Dictionary of Old Occupations

Click here to return to the index page of the Dictionary of Old Occupations

Definitions of jobs Horser - Huxter

Horser: worked in the pottery industry, shaping roofing tiles.

Horsler: a stableman, or an inn-worker who looked after horses.

Hosier: traded in knitwear, hose and stockings.

Hostelier: kept or owned an inn.

Hosteller: manager or owner of an inn.

Hostler: the original and more commonly meaning is the person who tended horses at an inn. This definition dates back to the 12th century. Occasionally Ostler / Hostler means the innkeeper himself. The word Ostler is still in use today, referring to a stable groom who cares for horses.

Hot House Man: worked in pottery industry, based in the warehouse where shaped, unfired wares were drying.

Hotpresser: operated a hotpressing machine, which were used to press paper or linen in order to provide a glossy, smooth surface.

House Boy: a young male domestic servant. The occupational title is sometimes shown as one word: Houseboy. In some countries it can specifically refer to a male housecleaner. It is also an old US slang term for a local lad hired by soldiers to do the laundry and similare domestic chores.

House Girl: a female Domestic housecleaner.

House Joiner: a skilled carpenter who made timber frames for housing.

House Wright: built housing.

Housekeeper: a woman who was a domestic servant in charge of all other female servants.

Howdy Wife: midwife.

Hoyman: navigates a hoy. A hoy was a small coastal vessel for hire to transport goods to larger vessels in port, or to transport passengers or goods across water.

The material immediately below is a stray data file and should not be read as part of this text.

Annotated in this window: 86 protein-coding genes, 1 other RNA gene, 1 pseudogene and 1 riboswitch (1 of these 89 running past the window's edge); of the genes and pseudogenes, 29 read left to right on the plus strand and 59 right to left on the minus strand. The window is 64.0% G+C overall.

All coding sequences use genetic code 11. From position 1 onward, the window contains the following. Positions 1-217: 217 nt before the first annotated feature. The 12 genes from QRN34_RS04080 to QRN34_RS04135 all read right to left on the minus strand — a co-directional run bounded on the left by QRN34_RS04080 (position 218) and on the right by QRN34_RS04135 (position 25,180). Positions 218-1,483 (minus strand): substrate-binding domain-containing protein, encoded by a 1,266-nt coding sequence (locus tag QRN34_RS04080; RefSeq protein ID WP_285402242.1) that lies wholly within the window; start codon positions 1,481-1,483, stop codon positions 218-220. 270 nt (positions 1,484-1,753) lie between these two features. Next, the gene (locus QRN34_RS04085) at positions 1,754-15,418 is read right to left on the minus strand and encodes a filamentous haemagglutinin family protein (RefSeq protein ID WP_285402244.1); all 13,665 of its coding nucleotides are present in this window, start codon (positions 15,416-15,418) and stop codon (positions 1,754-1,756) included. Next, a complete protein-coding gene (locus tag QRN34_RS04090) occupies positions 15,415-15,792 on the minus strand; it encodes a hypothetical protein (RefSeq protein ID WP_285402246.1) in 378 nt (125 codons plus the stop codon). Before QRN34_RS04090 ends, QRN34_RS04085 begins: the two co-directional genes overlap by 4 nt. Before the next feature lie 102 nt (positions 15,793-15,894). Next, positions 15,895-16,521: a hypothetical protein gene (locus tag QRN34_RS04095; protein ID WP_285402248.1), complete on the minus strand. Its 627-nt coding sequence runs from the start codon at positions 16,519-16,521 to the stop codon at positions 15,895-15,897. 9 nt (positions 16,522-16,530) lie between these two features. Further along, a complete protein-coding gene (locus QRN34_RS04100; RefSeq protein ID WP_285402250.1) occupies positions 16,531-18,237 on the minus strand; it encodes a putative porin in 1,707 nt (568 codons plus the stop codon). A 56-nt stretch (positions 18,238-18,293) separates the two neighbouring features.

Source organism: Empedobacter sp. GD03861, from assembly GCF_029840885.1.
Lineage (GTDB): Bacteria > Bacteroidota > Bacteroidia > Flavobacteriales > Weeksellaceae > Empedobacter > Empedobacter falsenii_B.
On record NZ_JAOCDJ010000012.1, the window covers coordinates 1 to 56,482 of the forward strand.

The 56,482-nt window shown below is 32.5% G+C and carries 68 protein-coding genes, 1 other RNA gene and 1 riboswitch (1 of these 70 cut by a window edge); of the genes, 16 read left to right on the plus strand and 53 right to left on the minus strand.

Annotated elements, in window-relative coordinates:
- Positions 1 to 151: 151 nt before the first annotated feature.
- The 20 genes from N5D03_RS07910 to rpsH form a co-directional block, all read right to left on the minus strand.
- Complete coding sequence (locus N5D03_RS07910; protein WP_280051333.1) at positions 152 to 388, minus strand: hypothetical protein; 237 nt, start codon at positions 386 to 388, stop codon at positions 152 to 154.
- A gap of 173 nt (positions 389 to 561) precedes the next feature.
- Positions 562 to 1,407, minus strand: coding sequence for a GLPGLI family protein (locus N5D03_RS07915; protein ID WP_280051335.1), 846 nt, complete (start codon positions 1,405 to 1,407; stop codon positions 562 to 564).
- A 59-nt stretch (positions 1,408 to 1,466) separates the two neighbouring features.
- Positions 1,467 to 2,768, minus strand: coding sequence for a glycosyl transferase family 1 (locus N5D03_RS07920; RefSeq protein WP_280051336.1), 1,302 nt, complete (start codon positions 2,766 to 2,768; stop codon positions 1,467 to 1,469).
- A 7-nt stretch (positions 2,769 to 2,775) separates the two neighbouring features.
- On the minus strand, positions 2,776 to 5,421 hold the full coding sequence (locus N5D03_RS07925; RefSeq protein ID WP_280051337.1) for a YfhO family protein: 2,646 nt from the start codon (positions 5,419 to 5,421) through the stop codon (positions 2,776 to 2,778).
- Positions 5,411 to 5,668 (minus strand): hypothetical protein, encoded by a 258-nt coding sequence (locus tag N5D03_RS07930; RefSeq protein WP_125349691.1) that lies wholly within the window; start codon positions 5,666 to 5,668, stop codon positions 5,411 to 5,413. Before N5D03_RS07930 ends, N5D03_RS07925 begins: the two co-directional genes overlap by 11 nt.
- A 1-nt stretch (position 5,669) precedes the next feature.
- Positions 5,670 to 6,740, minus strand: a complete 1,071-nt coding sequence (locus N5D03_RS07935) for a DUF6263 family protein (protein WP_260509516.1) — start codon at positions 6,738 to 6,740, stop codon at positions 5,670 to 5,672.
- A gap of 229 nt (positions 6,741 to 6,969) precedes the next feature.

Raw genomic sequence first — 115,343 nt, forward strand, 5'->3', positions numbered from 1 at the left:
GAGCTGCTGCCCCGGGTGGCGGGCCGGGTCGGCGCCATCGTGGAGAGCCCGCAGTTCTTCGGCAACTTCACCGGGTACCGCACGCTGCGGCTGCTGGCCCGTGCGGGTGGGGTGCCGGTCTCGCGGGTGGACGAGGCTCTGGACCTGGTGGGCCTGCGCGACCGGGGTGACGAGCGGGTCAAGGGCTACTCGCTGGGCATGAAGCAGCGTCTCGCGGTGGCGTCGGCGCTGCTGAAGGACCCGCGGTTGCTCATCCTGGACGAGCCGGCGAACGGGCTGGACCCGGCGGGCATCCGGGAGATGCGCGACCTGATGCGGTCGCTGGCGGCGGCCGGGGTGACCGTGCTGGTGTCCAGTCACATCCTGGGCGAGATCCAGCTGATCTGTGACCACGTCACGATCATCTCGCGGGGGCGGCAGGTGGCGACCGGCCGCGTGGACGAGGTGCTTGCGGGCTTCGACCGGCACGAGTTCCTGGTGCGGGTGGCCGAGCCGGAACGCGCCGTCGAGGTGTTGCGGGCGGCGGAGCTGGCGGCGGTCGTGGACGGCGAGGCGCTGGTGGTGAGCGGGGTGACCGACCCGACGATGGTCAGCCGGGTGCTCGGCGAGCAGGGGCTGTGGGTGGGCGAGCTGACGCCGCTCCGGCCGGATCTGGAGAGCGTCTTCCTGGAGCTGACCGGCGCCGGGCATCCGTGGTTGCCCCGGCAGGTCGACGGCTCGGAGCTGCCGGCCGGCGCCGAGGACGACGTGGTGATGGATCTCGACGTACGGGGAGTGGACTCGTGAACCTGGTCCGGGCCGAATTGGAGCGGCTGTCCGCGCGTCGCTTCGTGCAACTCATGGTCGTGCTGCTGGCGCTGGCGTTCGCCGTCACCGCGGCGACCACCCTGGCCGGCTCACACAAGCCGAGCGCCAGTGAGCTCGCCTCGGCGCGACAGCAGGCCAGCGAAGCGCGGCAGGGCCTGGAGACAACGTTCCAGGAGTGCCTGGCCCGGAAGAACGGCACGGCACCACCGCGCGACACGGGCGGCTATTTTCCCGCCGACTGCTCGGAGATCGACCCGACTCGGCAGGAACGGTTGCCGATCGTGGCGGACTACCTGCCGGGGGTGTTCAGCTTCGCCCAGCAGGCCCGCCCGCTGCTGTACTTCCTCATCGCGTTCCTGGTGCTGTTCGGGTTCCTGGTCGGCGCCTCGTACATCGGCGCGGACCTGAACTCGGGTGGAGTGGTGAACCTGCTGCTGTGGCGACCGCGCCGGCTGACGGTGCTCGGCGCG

Huckster: a travelling salesman who sold small items such as drink foodstuffs. The term can be used derogatorily to refer to a seller of poor quality goods.

Huffler: laboured on the canals, paid to assist boats through canal locks.

Huissher: alternate spelling of Huissier, a court usher.

Huissier: a court usher. Probably a French occupational title.

Huntsman: looked after hunting hounds, or managed the hunt.

Hurdleman: made wattle hurdles, which are fence panels usually woven from hazel or willow to a traditional pattern. Were used in decorative gardens such as stately homes.

Hurdler: alternate term for a Hurdleman, who made woven wooden fence panels.

Hurrier: a small, sometimes very young child working in coal mines to assist with hauling coal through small passages. Typically corves were drawn from up front and pushed from behind.

Husbandman: a granger or farmer; a person who tilled the ground.

Hush Shopkeeper: made money from the unlicensed sale of ale and beer which they brewed themselves.

Copyright: Jane Hewitt. This dictionary is authorised for use on www.familyresearcher.co.uk only.

Huxter: alternate spelling of Huckster, a seller of small items.

This dictionary is my own work, and copyright Jane Hewitt. I sometimes find unauthorised (i.e. stolen) copies of my website content appearing on other people's websites. If you should read a group of identical glossary definitions elsewhere on the web, consider whether such sites are reputable or not.

Good Housekeeping Cookery Book: The Cook's Classic Companion from the Good Housekeeping Institute

First published in 1948, the Good Housekeeping Cookery Book is firmly established as the cook's bible, and has sold millions of copies in its various editions. Completely updated, it is a superb collection of more than 850 foolproof, step-by-step recipes collated and triple-tested by the renowned Good Housekeeping Institute.

Whatever occasion you are cooking for, you will find the perfect recipe within these pages. Classic family favourites are represented, along with unusual or more exotic dishes for special celebrations. Every recipe includes preparation and cooking times, freezing notes and a calorie count. There is also up-to-date information on everything from how to store fresh herbs to identifying the new and unusual ingredients available today.

Buy Now

Finding our free resources helpful? You can support us by recommending our research services to your friends, or make a donation. Thank you.